images riskAt 4:00 AM, I woke up to the sound of heavy rain hitting the roof.  It was a raging downpour. I sat up for a moment and said to my husband, “It’s raining hard.” The alarm was set to go off at 4:30 so we could make it downtown for Ride Cincinnati

a bike ride to raise funds for Breast Cancer Research. We had plans to ride 63 miles, but didn’t want to ride in the rain.


The next time that I woke up was 7:00 AM. I couldn’t figure out how I had slept in. I discovered that my husband had turned off the alarm when he heard me say that it was raining. He had assumed that it would rain all morning and he didn’t want to take a chance in the ride. I was willing to take that risk, but it was too late for that.


Disappointed in the turn of events, I suggested that we go out for our own ride. I checked the weather for the morning and the forecast predicted that there was a 0% chance of rain, continuing into the afternoon. When we left the house, the sun was actually out.  That didn’t last long as we biked further and further out.  I trusted the forecast, so we continued on our ride until I began to feel the sprinkles on my helmet.  “It will pass,” I said, trying to convince myself.  It didn’t pass— the sprinkles turned into a steady rain.


At first, it really didn’t bother me until the steady rain turned into a much heavier, cold rain. We stopped under a bridge and waited, hoping that the rain would let up.  It didn’t. Finally, we decided to just ride the two miles to the restaurant and eat lunch.  As soon as we got there, the rain stopped and the sun came out.  With my clothes dried and my stomach full, I felt much, much better.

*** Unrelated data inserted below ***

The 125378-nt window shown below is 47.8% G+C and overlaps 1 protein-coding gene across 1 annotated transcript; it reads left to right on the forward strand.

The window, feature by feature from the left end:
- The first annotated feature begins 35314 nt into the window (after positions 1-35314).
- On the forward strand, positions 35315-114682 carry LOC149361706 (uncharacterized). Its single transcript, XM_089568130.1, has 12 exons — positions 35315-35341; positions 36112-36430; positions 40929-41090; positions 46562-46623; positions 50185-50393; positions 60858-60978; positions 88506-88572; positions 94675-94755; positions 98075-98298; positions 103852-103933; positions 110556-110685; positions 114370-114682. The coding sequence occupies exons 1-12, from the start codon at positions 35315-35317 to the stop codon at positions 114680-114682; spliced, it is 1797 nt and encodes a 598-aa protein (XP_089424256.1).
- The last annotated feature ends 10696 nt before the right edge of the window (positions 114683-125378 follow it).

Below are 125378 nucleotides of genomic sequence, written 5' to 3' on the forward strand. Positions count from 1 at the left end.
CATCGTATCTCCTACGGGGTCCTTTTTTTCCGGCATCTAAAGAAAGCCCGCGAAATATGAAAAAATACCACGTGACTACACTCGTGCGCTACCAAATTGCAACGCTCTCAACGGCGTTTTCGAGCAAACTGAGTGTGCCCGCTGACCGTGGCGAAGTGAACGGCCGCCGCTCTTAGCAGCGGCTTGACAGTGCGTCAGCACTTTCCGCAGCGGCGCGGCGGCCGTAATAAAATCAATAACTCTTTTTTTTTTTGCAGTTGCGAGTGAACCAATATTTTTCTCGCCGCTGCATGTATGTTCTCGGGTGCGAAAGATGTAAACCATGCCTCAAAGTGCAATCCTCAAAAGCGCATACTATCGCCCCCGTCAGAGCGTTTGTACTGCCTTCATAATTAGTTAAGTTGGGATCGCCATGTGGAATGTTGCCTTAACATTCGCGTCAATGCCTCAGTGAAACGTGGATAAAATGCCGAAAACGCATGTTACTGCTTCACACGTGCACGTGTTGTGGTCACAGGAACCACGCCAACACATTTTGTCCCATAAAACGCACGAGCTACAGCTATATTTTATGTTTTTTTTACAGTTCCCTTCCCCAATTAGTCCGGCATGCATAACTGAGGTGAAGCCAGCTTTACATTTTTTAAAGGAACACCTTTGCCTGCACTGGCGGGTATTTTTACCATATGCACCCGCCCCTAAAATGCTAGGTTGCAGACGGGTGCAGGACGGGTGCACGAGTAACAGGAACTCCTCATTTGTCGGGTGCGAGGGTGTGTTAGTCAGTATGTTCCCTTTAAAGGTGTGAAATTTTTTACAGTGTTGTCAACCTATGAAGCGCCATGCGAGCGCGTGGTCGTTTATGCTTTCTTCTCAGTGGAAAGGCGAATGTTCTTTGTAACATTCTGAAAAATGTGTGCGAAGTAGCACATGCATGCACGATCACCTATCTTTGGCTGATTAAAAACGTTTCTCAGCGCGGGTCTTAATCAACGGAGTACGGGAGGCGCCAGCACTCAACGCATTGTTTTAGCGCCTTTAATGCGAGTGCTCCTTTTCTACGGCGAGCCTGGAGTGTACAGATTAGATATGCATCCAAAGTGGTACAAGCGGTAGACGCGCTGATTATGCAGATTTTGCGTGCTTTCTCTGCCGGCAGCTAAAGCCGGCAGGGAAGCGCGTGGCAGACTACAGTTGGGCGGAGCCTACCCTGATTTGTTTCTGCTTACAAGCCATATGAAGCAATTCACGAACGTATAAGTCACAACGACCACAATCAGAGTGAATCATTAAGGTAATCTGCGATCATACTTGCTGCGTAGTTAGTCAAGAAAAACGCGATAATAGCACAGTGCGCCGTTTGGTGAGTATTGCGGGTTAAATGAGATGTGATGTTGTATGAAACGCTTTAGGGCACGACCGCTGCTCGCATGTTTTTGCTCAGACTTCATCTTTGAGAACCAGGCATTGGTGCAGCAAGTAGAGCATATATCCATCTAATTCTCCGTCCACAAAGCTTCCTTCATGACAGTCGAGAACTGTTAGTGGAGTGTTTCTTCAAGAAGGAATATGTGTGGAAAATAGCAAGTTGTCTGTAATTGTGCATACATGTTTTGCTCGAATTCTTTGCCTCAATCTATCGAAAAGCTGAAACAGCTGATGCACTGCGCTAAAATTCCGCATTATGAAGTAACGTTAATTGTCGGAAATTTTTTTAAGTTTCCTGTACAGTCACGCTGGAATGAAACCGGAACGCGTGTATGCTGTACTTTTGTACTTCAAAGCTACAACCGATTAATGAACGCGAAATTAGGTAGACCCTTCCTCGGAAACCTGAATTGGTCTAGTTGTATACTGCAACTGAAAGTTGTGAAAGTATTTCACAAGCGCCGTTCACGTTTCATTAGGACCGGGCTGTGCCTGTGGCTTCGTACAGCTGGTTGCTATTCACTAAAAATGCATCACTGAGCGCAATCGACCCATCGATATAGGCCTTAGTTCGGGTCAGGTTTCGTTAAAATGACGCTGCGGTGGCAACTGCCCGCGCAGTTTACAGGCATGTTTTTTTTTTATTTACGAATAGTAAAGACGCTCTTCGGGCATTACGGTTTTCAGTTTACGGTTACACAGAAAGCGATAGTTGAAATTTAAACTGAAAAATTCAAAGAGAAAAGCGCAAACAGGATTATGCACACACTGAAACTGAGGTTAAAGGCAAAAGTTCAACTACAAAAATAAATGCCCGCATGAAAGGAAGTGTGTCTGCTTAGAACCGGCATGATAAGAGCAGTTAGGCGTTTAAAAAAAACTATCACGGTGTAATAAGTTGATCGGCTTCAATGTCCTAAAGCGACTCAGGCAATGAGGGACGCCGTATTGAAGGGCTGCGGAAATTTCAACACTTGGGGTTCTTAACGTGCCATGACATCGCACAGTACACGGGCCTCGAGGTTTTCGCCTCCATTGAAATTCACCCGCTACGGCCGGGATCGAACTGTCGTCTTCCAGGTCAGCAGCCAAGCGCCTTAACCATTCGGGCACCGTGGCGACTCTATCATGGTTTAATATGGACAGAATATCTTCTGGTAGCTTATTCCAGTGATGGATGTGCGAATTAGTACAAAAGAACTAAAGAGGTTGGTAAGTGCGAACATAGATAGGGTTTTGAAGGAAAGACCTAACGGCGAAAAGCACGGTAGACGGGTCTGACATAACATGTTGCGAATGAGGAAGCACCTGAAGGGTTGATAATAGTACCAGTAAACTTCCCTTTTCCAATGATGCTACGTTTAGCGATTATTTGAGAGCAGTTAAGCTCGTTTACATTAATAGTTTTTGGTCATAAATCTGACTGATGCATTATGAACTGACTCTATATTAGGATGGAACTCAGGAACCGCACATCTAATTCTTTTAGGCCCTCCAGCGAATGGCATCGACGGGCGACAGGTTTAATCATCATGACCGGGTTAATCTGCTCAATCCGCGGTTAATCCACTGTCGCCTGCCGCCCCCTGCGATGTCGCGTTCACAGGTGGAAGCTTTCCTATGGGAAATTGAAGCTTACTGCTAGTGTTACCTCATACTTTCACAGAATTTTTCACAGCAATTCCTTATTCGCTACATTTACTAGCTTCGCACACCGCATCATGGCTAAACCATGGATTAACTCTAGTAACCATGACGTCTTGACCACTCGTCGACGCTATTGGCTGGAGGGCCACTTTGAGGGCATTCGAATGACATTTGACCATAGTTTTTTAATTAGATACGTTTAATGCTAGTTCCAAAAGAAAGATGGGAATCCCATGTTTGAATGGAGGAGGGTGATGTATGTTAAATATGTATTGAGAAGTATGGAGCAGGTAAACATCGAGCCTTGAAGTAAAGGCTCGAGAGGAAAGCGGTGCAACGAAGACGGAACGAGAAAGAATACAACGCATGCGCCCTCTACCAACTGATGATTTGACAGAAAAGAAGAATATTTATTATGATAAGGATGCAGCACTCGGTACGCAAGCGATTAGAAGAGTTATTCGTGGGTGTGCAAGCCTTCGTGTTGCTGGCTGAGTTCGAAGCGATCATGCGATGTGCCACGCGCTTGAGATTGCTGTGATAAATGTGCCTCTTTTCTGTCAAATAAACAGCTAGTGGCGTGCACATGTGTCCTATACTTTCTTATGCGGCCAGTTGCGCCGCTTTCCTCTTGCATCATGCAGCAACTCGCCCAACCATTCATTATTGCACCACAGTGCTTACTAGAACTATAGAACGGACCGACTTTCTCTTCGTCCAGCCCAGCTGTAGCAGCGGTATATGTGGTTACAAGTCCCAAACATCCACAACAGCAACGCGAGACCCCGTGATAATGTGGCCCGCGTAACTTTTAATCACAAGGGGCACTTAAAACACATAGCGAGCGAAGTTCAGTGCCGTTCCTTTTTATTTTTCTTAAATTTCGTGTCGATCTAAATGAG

The moment we got on our bikes after lunch, the sun went in.  We were 10 minutes into our ride back home when it began to rain again.  Yes, even with a 0% chance, the rain became steady, miserable and cold. I was unhappy, soaked to the skin and freezing cold. And then it happened.


My husband asked me to look at his tire because it felt “strange” to him.  I said that I was sure it was nothing— wishful thinking.  He stopped and assessed his bike tire, which was flat.  On cue, the sky opened up with a torrential downpour.  I accepted the fact that there was nowhere to take cover on the bike trail. There I was, trying to read him instructions on my phone while attempting to keep the device dry in the pouring-down rain. My hands were numb from the cold and my clothing was soaked. Fun was not being had by either one of us.


Now, here’s the irony of the whole situation: I found out that it never rained during the morning event. If we had taken part in this, we would have enjoyed beautiful weather. However, we made our decision because we didn’t want to take the risk.


Risk.  Everyday, you make decisions while weighing your risks buy generic propecia.  Often, this measure of risk holds you back from experiences that you would enjoy and benefit from in life. Sometimes, the risk appears much bigger in your head than it is in reality.

I’m not saying to ignore the risk, but be sure to take some chances. Don’t allow yourself to miss out on life.

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